Tuesday, March 4, 2014

On growing old

The media response I’ve heard following the Oscars have been especially unkind to Goldie Hawn and Kim Novak—both of whom seem to have taken all too obvious steps to hide the aging process.

For the most part—and especially on Twitter—I find the reaction unkind, to wit:

The Huffington Post’s Howard Fineman tweeted: ‘#AcademyAward for worst plastic surgery: tie between Kim Novak and Goldie Hawn.’

And that was one of the least unkind comments I read.

It must be said that I dislike these extreme examples of anti-aging plastic surgery. And I find Hollywood’s fixation with youth-above-all distasteful. (And let’s face it, Hollywood’s fixation is merely a reflection of the youth-fixation of our broader society.)

The two things—plastic surgery and fixation with youth—are, of course, inextricably linked and lead to the heartrending sight to which we were treated on Sunday night: two older, formerly beautiful, woman trying to look young.

What’s wrong with getting old, being old or looking old? Aging is as natural a process as exists. I am privileged to know several women—my wife included—who have a natural look in old age without plastic surgery.

Surely women need not maintain their youthful looks until their deathbed. Many women, in fact, grow more beautiful as they age. And extreme age should be worn as a badge of honour.

The above notwithstanding, when a woman does seek such obvious plastic surgery, it’s her own business and she should not be a subject of mockery. Why deride her? In what way has she harmed any of us that we wish to retaliate with such derision?

Many of us have a basic need to tear down others, perhaps to make ourselves seem superior, or so it seems. To me,  this comes across as mean-spiritedness.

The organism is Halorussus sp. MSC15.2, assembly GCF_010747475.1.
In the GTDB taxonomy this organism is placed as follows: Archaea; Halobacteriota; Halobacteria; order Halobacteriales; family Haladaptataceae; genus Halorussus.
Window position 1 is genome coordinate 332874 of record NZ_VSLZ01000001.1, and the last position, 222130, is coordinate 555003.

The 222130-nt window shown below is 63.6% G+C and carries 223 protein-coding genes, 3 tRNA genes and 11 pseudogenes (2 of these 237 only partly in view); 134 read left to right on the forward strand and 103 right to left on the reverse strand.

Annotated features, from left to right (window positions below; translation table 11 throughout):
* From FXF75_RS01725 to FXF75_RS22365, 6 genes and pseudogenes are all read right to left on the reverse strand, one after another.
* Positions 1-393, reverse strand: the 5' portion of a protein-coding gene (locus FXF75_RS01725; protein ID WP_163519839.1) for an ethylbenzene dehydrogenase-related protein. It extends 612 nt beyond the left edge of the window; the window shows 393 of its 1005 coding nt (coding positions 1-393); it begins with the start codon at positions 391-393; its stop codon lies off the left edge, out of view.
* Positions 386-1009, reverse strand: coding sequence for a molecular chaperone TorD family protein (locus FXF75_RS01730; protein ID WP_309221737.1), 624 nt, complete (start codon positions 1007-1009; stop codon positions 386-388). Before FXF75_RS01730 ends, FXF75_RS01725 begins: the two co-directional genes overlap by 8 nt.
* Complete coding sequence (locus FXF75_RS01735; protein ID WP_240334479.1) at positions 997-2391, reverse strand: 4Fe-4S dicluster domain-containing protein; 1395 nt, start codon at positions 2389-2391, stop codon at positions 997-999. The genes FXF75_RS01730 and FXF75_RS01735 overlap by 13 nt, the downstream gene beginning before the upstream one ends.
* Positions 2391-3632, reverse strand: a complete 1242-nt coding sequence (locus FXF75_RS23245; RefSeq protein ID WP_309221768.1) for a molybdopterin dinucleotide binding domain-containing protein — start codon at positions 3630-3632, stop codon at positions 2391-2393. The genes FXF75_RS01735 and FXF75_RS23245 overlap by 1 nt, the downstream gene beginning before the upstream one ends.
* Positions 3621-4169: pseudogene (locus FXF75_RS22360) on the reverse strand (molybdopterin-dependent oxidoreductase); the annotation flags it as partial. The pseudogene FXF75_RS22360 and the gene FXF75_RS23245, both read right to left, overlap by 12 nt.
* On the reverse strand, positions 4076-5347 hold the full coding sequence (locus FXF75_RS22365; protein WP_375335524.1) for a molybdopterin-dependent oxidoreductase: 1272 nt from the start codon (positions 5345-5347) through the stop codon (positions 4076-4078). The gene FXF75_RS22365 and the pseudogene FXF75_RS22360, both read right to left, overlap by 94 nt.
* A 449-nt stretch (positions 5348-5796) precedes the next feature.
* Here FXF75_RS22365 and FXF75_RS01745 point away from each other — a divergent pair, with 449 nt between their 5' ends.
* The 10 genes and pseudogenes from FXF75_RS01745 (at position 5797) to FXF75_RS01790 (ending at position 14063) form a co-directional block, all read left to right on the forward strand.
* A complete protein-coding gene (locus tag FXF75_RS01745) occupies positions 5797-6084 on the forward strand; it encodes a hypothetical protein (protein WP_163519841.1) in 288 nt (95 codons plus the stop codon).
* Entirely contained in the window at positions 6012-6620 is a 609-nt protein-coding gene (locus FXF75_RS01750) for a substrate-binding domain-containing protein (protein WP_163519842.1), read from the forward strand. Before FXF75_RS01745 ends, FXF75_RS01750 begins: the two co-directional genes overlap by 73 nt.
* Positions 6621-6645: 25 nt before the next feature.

Women have mirrors, they all know how they look, so I say, leave them alone.


  1. I wonder if she had plastic surgery before the more modern techniques. Or multiple surgeries like Michel Jackson. Sometimes they don't know when to stop. Anyway sad to see the stunning star of Bell, Book and Candle and Vertigo looking like a rubber mask. Amy Adams wore a beautiful blue dress and upswept hairdo in tribute to Kim Novak at the Oscars.

  2. "Many of us have a basic need to tear down others ..."
    Unfortunately, that human tendency seems to have been accentuated by the advent of talk radio and even more so with social media, with self-appointed critics expressing opinions on anything and everything. But "“Life isn't about just talking, it's about thinking too.” ― Marie Symeou (goodreads.com)
    That applies to all realms of human activity ... politics too!

    P.S.: when I hit the preview button, my laboriously written comment disappeared, lost in the depths of the ether-net. Just thought I'd mention it.
    -- Gabby in QC

    1. Thanks for the feed-back, Gabby in QC. Sorry the comment system caused you some grief. And thanks for your thoughtful comment.